In the Old Testament the Hebrew word for spirit is ruah…and we first find it in Genesis chapter 1: the ruah of God swept over the waters… ruah means breath and wind as well as spirit. (one word for all three)
Remember also that God spoke creation into being, “and God said, ‘let there be light,’ and there was light.” And as you know, there is no speech without breath – the two are inseparably intertwined.
The same is true in the Greek of the New Testament, where the word for spirit is pneuma, from which we get pneumatic – wind or breath or air. Just as God breathes life into Adam, so his Holy Spirit breathes life into the church.
AND THEY WERE ALL FILLED WITH THE HOLY SPIRIT. (2:4)
Before this, outbreaks of God’s power and the filling of the Holy Spirit are individual and sporadic…now and again, here and there. But now, the power and presence of the Holy spirit is for EVERYONE, everyone gathered there that morning, and everyone who would come after seeking Jesus.
Again and again, through the book of Acts, Luke describes the work of the Holy Spirit…changing verbs often. The Holy Spirit falls upon, comes upon, is received, pours forth, and, of course, fills the church and its people.
And, as we move through these next six weeks, we’ll see over and over how the Holy Spirit is the personal presence of Almighty God Himself, not some unnamed force, or THE force, or some impersonal energy, or the universe.
Being filled with the Holy Spirit is being in relationship with God, and being in relationship with those around us with the eyes and heart of God. The Holy Spirit is what takes a random gathering of people and makes us into the church – into a people of deep and abiding friendships who put each other’s needs ahead of their own, who sacrifice and give to each other in ways never dreamed of before. (We’ll hear more about this next week – specifically what the first church was really like.)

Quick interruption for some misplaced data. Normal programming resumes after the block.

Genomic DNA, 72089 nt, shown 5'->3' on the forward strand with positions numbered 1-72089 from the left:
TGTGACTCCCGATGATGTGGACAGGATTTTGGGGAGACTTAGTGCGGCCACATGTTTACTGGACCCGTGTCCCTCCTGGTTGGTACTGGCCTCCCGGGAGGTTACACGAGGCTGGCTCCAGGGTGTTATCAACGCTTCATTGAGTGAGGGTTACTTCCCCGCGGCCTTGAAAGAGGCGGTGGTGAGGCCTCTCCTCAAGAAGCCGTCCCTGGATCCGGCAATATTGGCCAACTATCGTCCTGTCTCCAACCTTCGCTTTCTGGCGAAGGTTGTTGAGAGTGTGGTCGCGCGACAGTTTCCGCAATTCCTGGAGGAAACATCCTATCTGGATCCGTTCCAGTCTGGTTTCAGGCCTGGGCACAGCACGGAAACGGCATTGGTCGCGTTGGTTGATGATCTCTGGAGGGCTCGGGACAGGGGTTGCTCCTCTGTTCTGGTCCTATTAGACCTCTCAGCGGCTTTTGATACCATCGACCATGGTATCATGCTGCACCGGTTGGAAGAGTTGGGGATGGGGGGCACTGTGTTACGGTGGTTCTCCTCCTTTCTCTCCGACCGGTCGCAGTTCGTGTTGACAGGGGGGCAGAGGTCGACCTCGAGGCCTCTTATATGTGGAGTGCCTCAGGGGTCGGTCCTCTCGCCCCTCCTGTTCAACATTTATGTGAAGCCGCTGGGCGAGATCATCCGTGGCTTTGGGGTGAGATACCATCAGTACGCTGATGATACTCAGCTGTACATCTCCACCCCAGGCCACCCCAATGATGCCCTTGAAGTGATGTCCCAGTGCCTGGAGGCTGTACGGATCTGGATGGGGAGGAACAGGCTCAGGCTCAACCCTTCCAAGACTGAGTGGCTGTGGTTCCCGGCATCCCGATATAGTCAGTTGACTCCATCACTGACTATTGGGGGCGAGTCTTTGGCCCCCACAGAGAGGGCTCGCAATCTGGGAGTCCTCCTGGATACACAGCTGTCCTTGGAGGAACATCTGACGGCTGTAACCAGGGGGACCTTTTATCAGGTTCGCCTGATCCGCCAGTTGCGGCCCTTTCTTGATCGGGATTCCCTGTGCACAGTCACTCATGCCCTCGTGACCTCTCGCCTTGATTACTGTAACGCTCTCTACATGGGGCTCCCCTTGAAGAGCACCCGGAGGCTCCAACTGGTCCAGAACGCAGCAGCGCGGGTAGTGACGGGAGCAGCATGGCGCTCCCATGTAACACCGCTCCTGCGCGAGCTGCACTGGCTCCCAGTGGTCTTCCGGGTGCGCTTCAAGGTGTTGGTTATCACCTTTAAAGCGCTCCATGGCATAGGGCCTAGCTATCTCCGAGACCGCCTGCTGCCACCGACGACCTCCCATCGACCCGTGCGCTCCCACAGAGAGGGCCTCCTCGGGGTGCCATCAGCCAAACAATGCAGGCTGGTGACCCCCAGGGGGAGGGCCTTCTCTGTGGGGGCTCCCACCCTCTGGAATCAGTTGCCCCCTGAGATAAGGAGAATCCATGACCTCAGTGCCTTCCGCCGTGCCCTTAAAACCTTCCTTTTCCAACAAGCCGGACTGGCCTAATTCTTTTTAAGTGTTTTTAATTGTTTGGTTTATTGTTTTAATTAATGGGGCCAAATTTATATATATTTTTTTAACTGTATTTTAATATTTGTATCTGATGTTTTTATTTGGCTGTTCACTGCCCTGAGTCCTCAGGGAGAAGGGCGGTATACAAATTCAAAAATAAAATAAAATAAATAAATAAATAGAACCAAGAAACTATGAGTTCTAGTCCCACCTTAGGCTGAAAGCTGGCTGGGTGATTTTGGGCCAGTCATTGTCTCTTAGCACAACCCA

God Himself, comes to us in the Holy Spirit to grace and love us into His people. He doesn’t just gather us together, but specifically gathers people to him.
Think back with me to when Jesus was being accused and convicted before his crucifixion. One of the significant moments in that story was when Jesus was in before Pilate being questioned, Peter was out in the courtyard and someone spotted him and recognized him as one of Jesus’ disciples. Three times Peter denied his association with Jesus to save his skin (just as Jesus had predicted he would).
Now, six weeks later, Peter is the main preacher in our reading today, and throughout the entire book of Acts, proclaiming with confidence and clarity that Jesus Christ is risen and Lord of all.
That’s the kind of gathering the Holy Spirit does – gathering us to Him in confidence of faith. Taking us from denial and disbelief to faith and hope.
I have a children’s sermon I’ve done a couple times on the topic of the Holy Spirit. First, I take all the little holes that I’ve punched out of paper with a hole punch (and I do it with lots of different colors). I say that these little pieces of paper are like people who live all over the world and I throw them all over the carpet. The people are scattered – they look different and they speak different languages, as well as living all over the place. Then I bring out a vacuum and say that the Holy Spirit is like a vacuum. It gathers us all up into God, no matter what we look like or where we live. We all belong to God, and the vacuum/Holy Spirit is what brings us together.
The church is a community gathered by the Holy Spirit. We are a people under the power of and sustained by the presence of God’s very Spirit.
And even more than that, it says it right here in our Bibles, WE ARE ALL FILLED WITH THE HOLY SPIRIT. (2:4)
The disciples prayed for the Holy Spirit, because Jesus had promised it to them, and it came – literally blowing them away and changing the world.
And we are the result of that first Pentecost. You, by virtue of being gathered here in this church, are the changed world that was begun 1,986 years ago when the church was born. Our banner says 1826, but I suppose it could also say 33.
What a blessing and privilege it is to be the people of God. And how fitting that our little church’s stated purpose is Sharing Christ ~ Changing Lives, because THAT is what the Holy Spirit looks like and does.